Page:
DEATH BY DRUG ABUSE
The idea that Shakespeare could have indulged in drug abuse is a hot topic amongst scholars. In 2001 traces of cocaine and marijuana were discovered in early 17th-century clay tobacco pipes found near Shakespeare’s home and within his own garden. Although there is no proof that they belonged to him, they suggest the culture of drug use within his hometown, which he would have been aware of.
Ultimately, perhaps the question of when, where and how William Shakespeare’s died is a combination of some of the aforementioned possibilities, as is often the case. Certainly, the speed of his burial — two days after his death — suggest that Shakespeare died of a contagious disease, and that there was concern about it spreading.
The only way to know the truth about whether he died as a result of drug or alcohol abuse or an infectious disease would be to exhume his remains. But, fearful of what might have happened to them after his death, the Bard famously had a curse engraved upon his tomb:
Good frend for Jesus sake forebeare, To digg the dust encloased heare; Bleste be the man that spares thes stones, And curst be he that moves my bones.
WILLIAM SHAKESPEARE'S SKULL
But if getting inside William Shakespeare's grave to find out the exact cause of his death is problematic, perhaps we can find out by analysing it from above. In March 2016, a team of archaeologists and geophysicists from Staffordshire University, led by Kevin Colls, used high tech ground-penetrating radar (GPR) to look into the Bard's grave. To their surprise they found that Shakespeare's skull was missing. Their finding gives credence to an 1879 report in The Argosy magazine that stated that Shakespeare's skull had been stolen from his shallow grave, which was barely a metre deep. The team were the first ever to be allowed permission to undertake the non-invasive archaeological investigation. Perhaps soon, further scans may reveal crucial information about exactly how Shakespeare died. “With projects like this, you never really know what you might find,” said Colls.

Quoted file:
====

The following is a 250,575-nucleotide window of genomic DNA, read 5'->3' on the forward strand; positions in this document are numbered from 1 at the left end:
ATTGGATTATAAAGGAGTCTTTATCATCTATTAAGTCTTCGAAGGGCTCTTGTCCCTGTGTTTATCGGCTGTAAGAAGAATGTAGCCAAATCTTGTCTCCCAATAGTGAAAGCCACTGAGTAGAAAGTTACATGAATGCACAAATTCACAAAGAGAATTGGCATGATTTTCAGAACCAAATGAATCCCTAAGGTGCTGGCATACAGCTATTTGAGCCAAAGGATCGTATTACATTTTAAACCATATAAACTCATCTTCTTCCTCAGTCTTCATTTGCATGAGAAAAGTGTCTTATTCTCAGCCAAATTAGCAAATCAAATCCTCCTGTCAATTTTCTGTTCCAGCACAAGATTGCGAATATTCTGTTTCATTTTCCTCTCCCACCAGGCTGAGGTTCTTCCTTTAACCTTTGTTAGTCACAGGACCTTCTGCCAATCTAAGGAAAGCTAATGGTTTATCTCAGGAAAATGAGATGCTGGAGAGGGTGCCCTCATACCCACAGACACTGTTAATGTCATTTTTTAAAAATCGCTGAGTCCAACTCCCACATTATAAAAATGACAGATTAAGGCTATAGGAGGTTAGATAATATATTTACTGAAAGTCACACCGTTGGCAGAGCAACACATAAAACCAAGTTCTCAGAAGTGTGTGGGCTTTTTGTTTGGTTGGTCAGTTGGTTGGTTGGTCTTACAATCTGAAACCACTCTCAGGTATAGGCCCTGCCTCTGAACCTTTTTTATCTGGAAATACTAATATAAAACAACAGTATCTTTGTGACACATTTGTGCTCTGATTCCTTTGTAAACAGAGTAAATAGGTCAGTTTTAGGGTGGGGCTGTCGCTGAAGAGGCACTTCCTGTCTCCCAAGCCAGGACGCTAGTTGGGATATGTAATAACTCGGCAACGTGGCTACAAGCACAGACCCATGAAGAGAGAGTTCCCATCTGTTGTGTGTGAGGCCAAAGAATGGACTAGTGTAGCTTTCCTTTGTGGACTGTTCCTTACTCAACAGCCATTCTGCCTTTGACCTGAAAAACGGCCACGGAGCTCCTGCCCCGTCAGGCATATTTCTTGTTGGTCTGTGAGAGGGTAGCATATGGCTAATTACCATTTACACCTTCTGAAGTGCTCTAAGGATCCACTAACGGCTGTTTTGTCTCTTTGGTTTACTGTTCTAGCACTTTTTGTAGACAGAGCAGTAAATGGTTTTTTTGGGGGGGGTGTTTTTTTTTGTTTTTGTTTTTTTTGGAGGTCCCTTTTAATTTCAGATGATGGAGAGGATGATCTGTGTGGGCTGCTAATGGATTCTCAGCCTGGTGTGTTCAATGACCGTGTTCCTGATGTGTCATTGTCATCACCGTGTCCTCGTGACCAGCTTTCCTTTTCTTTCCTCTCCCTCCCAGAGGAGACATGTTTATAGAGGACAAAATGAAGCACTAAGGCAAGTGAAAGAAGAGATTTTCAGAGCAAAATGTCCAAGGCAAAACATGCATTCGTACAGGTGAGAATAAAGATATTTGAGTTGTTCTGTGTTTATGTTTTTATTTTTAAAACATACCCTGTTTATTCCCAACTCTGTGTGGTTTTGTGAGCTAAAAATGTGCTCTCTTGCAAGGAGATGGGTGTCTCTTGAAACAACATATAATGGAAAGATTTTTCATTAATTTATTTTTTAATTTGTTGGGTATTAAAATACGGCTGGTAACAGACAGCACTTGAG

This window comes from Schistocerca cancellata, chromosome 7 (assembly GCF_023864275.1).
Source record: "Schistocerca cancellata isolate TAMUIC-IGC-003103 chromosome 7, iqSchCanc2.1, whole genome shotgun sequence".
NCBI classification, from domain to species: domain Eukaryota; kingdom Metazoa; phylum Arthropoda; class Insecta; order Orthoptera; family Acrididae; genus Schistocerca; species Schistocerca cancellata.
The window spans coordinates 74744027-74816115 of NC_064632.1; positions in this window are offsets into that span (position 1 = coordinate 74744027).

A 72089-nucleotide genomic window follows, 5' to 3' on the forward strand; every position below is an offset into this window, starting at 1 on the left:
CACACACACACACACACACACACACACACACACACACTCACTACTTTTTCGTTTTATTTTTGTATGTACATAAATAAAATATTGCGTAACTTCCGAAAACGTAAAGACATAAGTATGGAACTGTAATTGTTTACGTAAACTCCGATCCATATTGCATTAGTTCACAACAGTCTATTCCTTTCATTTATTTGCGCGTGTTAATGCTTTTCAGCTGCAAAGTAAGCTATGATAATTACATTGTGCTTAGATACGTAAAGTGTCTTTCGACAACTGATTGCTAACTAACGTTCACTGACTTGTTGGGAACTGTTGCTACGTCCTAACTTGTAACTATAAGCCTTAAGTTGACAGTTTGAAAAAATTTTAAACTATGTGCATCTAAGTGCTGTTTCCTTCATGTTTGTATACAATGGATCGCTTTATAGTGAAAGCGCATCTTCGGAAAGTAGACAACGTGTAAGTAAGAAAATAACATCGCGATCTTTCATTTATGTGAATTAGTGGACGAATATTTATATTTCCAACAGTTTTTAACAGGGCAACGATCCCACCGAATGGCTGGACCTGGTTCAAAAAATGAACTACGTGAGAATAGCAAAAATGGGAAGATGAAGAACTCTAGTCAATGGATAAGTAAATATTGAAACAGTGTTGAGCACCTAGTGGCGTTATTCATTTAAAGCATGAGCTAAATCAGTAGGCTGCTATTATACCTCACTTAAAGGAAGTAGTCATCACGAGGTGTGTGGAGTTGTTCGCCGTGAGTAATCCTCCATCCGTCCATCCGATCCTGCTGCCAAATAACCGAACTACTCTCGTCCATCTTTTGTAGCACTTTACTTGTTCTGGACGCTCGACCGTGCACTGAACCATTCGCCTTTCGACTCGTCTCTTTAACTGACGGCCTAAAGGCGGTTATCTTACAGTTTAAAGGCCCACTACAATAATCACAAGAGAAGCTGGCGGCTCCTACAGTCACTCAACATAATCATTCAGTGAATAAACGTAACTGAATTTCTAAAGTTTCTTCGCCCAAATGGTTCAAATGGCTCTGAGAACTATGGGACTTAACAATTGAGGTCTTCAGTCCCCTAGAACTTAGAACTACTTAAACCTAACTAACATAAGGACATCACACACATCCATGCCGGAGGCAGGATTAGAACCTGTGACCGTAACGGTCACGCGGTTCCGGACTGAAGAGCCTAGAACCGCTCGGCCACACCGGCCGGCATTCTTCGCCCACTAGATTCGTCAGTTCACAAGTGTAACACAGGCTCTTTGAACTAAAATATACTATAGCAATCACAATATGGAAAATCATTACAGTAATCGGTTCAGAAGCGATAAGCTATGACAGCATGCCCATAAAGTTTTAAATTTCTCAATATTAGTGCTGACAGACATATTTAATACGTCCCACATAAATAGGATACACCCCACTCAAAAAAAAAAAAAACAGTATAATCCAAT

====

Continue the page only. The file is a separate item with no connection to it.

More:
DEATH OF A GENIUS: The grave of William Shakespeare, at the Holy Trinity Church, Stratford, Warwickshire. Not all the facts about when, where and how Shakespeare died are known to us. The most elusive details concern the exact circumstances of his death, which Shakespeare scholars debate to this day.
*WHERE, WHEN & HOW DID SHAKESPEARE DIE? - ACCORDING TO GOOGLE SEARCH
The global number who Google the phrase, “Shakespeare syphilis” each month.
The global number who Google the phrase, “Shakespeare drugs” each month.
The global number who Google the phrase, “Shakespeare alcohol” each month.
The global number who Google the question, “When, where and how did Shakespeare die?” each month.
*All figures for “Where, When & How Did Shakespeare Die? - According to Google Search”, supplied by Google. Stats include global totals for laptop and desktop computers and mobile devices.